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Terror at your local bar



After the tragedy of the Sydney siege at Martin Place there is likely to be extensive media coverage if there are fears of a repeat/similar crime being committed, as we saw with the media turn out to Sunday nights siege at Ludlow Bar and Dining room Southbank, which thankfully ended without any casualties.

The images associated with a police or military response to a siege are dramatic and headline grabbing, and likely to dominate the news cycle. Media outlets will be showing footage, taking photographs for social media and their websites. Networks now source images easily from websites of the locations/venues of an incident from venues own social media.

With social media engagement now being a fundamental part of bar and restaurants marketing strategies comes the responsibility to also keep patrons updated in times of crisis. And it is not just social media like Facebook and Twitter that venues must respond to, but also review platforms like Trip Advisor, Urban Spoon and Yelp. With the spotlight upon them, the media and the public will be driven to these sites seeking information and understanding, and negative reviews that may have once been seen by a few people will have a much wider audience.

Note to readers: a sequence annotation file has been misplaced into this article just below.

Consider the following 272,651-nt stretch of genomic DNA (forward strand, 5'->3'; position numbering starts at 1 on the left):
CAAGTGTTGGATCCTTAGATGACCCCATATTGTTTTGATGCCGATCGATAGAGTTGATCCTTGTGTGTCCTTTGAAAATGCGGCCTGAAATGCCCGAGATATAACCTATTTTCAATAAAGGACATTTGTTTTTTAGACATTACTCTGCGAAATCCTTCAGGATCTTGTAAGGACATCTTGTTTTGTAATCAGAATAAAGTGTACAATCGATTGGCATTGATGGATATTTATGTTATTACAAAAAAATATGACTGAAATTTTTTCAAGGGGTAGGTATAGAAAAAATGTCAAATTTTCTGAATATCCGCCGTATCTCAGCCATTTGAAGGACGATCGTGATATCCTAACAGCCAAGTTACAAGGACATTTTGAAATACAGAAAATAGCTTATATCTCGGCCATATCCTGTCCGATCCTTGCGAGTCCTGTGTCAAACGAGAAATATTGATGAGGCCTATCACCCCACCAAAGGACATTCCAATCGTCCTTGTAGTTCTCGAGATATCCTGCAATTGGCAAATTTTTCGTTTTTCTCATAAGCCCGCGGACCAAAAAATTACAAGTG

Within 48 hours of the Ludlow siege a poster on Trip Adviser was asking if Ludlow ‘condoned workplace bullying’ and insinuating that management were responsible for the siege-man coming back to the restaurant with a knife.

The ‘disgruntled employee’ scenario is difficult to deal with as it can’t help but asks the question of provocation. Of course there is no justifiable provocation that could excuse this type of violence, but scrutiny over motive is bound to happen.

While apparently overseas, by flying back to Melbourne, director Paul O’Brian has demonstrated how seriously the issue was taken. In incidences like these for management to not take these seriously can lead to ongoing damage to their brand. Rumors will always swirl but Ludlow’s press release did much to address this before they got out of control. It addressed concerns of the public’s safety, the manner in which the man left their employment and explained what will happen now (the matter will go before court, they will re-open as usual). They kept their press release brief but informative with deference to the authorities.

Thanking their employees and acknowledging the social media messages of support in their multiplatform response were also a wise move showing that they care about their staff and patrons.

Do you think your business is prepared for a crisis situation? Call the team at Briggs Communications for a free diagnosis. A 30-minute phone call can inform you of your exposure and preparedness. Call us on (03) 9602 4310 or email office@briggscommunicatuons.com.au

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